5 Spot: 5 healthier alternatives to common condiments
FARGO – When counting calories and watching sugar intake, it can be easy to overlook condiments. But those dips and toppings can be loaded with what you might be trying to avoid.
Here are five healthier alternatives to popular condiments:
Ketchup contains 20 calories, 4 grams of sugar, and 160 milligrams of sodium per tablespoon. It’s also made with high fructose corn syrup and natural flavoring, an ambiguous term often used to mean a plant or animal derivative used for flavoring rather than nutrition.
In a recent newsletter, Team Beachbody (a fitness support team connected with Beachbody, which sells fitness videos and supplements) offered recipes for healthier versions of popular condiments.The homemade ketchup has 18 calories, 3 grams of sugar, and 7 milligrams of sodium in a 2-tablespoon serving.
Homemade ketchupTo make it, heat 1 15-ounce can of organic tomato sauce with no sugar or salt added, 1 tablespoon cider vinegar and 1 tablespoon coconut sugar or pure maple syrup in a small saucepan over medium heat.Bring to a boil, stirring frequently, for 5 minutes or until mixture begins to thicken. Remove from heat; cover. Cool to room temperature.Refrigerate, covered, for at least 2 hours.
MayonnaiseI love tuna sandwiches, but I never feel good about the mayo I use to make them. It also contains preservatives, “natural flavors,” and it has 90 calories in a 1 tablespoon serving.I recently read an email from My Fitness Pal (a calorie-tracking app) that recommended replacing mayo with avocado for added flavor, creaminess and healthy fats.There are 234 calories and 21 grams of fat in 1 cup of sliced avocado, but according to WebMD, more than half of that is heart-healthy unsaturated fat. Avocados are also a good source of fiber, potassium, and vitamins C and K, folate, and B6.Avocado is also a nice alternative for topping burgers.
Team Beachbody also had a healthier version of ranch dressing, which I think my son would dip everything into if I would let him.Ranch dressing typically contains artificial flavors, preservatives, 140 calories, 14 grams of fat, 260 milligrams of sodium and 1 gram of sugar in a 2-tablespoon serving.Team Beachbody’s homemade version has 2 grams of fat, 2 grams of sugar, and 89 milligrams of sodium in a 2-tablespoon serving.
Homemade ranch dressing
Combine 1/3 cup nonfat plain Greek yogurt with 1/3 cup low-fat buttermilk and 1 tablespoon ranch seasoning blend. Mix well.To make the seasoning blend, pulse the following ingredients in a food processor until well mixed:2 tablespoons dried parsley, crushed2 teaspoons dried onion flakes2 teaspoons onion powder2 teaspoons garlic powder1½ teaspoons dried dill1½ teaspoons dried cloves1 teaspoon sea salt1 teaspoon ground black pepper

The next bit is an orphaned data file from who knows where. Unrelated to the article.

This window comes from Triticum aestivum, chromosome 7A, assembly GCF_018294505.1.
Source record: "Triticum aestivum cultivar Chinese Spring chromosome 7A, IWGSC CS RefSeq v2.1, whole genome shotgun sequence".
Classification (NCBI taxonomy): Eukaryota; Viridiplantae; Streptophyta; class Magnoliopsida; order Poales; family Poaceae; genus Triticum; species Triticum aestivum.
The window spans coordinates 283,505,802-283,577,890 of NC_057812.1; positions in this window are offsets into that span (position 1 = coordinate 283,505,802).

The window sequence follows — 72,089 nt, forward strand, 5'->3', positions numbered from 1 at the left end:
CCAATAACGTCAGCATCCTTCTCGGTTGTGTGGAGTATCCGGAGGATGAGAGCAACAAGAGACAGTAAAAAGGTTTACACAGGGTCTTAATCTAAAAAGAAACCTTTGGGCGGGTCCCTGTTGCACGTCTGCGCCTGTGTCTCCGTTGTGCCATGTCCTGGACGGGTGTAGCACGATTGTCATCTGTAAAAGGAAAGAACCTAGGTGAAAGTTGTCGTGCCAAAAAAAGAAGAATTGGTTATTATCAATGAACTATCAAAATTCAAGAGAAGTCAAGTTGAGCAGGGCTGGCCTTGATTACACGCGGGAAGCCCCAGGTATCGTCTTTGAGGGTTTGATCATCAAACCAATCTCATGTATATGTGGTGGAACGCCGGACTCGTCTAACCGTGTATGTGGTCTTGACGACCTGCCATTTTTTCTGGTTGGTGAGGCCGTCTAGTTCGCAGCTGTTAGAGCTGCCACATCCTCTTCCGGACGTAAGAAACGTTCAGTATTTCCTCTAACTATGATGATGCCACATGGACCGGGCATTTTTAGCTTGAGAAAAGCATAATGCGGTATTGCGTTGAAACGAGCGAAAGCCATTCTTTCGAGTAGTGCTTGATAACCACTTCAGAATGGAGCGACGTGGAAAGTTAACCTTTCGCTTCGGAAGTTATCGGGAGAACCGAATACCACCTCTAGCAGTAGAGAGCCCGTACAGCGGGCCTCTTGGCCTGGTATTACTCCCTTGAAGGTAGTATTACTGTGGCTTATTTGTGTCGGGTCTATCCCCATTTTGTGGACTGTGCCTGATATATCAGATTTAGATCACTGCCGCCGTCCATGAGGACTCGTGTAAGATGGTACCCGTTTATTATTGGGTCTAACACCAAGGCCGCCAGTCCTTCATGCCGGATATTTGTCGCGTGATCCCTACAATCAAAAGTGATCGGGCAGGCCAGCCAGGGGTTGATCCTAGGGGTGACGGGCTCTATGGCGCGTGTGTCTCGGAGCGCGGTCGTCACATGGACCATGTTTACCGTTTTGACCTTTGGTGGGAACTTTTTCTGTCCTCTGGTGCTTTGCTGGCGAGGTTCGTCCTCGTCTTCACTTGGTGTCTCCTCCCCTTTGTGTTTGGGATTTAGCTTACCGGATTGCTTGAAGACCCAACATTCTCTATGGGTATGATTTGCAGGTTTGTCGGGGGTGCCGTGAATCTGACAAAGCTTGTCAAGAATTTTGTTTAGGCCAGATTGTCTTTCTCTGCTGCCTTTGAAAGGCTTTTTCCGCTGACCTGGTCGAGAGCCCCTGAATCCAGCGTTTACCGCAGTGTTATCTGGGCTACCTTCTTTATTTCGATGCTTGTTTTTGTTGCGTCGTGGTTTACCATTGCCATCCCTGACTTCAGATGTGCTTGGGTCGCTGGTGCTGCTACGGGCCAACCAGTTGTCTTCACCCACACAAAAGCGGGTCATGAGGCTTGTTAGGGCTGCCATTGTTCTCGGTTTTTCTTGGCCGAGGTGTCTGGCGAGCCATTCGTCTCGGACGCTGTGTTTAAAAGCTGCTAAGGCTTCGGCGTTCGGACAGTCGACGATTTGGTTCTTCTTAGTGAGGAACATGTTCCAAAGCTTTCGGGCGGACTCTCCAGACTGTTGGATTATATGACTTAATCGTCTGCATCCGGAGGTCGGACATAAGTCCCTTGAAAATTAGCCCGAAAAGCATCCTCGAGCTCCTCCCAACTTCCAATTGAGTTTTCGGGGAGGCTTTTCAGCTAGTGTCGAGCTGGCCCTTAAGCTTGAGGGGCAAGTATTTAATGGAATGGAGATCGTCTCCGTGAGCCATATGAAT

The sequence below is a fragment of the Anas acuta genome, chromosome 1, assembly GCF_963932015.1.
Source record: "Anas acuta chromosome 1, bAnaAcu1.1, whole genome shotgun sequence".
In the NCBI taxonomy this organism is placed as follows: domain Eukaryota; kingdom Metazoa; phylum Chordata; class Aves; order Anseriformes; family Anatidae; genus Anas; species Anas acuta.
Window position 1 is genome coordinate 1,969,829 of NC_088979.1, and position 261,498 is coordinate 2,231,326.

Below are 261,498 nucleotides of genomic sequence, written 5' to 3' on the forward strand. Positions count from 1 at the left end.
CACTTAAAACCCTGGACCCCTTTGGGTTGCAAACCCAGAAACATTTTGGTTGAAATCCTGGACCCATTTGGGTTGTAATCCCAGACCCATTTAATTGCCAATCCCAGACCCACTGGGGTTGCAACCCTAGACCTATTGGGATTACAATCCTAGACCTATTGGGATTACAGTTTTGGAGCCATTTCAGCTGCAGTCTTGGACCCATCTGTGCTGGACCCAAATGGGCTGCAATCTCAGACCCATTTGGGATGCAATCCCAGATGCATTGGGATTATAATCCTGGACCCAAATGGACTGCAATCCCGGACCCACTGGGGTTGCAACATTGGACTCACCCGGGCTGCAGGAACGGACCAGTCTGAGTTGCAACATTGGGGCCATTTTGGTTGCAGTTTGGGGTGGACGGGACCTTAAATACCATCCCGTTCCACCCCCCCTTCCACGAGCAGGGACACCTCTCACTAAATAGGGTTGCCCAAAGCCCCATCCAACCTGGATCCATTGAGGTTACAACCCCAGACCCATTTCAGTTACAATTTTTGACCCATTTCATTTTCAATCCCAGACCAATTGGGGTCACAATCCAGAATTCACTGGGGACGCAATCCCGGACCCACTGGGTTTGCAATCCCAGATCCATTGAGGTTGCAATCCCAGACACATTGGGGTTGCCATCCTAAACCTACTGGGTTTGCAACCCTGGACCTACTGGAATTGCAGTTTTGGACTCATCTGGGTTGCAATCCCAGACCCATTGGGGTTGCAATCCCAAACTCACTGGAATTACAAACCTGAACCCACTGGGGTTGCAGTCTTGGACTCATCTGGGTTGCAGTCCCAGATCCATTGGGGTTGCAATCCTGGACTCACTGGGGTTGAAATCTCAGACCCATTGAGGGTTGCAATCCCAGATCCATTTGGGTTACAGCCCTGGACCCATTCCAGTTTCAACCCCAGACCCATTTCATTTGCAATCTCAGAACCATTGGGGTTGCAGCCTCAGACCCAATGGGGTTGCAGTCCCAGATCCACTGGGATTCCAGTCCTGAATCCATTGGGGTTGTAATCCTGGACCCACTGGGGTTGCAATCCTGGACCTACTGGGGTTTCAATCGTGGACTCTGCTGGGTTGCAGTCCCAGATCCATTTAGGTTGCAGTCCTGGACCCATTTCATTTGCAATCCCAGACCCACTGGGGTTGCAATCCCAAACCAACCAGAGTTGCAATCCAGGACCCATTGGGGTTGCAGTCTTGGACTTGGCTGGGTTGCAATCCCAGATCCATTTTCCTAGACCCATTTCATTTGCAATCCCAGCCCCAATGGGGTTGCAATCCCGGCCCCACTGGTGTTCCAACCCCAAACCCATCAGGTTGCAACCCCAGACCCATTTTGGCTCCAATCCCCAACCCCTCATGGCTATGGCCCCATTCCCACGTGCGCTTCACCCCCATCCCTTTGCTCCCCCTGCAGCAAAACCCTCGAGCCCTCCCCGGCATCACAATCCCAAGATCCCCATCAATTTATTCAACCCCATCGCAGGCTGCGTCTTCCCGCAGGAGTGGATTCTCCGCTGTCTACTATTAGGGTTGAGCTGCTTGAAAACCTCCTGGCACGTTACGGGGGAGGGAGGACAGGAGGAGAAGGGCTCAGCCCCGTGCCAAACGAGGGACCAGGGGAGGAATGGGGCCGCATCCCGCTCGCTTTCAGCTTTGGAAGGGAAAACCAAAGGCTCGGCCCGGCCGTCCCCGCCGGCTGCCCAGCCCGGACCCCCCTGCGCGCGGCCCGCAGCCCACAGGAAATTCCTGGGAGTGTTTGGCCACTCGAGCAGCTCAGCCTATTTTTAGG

Thousand island dressingAnother great recipe from Team Beachbody is for a healthier Thousand Island dressing. The condiment typical has 130 calories, 12 grams of fat, 4 grams of sugar, and 290 milligrams of sodium in a 2-tablespoon serving. It also contains soybean oil, aluminum sulfate, natural flavor, additives and preservatives.This homemade version contains 72 calories, 7 grams of fat, 1 gram of sugar, and 67 milligrams of sodium in a 2 tablespoon serving. And a bonus, I didn’t have to Google any of the ingredients to find out what they were.(Note: If you use a store-bought mayo, you will be adding preservatives and natural flavors to your dressing. Try making your own.)
Homemade thousand island dressing
1/3 cup olive oil mayonnaise2 tablespoons organic tomato sauce, no salt or sugar added2 tablespoons fresh lemon juice1 tablespoon finely chopped onion1 tablespoon sweet pickle relish1 tablespoon finely chopped fresh parsley¼ cup water
Place mayonnaise, tomato sauce, lemon juice, onion, pickle relish, parley and water in a blender; cover. Blend until desired consistency. Refrigerate, covered, for at least two hours.
SyrupIf you’re going to coat your food in sugar, opt for one that at least has some nutritional benefits.Aunt Jemima Original Syrup, for example, contains high fructose corn syrup, artificial and natural flavors, and preservatives, whereas pure maple syrup is just that.It also contains vitamins and minerals like manganese, riboflavin,and zinc, according to purecanadamaple.com.Still, pure maple syrup is mainly sugar, so use it sparingly (and don’t consider it “healthy”).Pure maple syrup contains 217 calories and 54 grams of sugar in ¼ cup. Aunt Jemima’s contains 210 calories and 32 grams of sugar in ¼ cup.
Readers can reach Forum reporter Tracy Frank at (701) 241-5526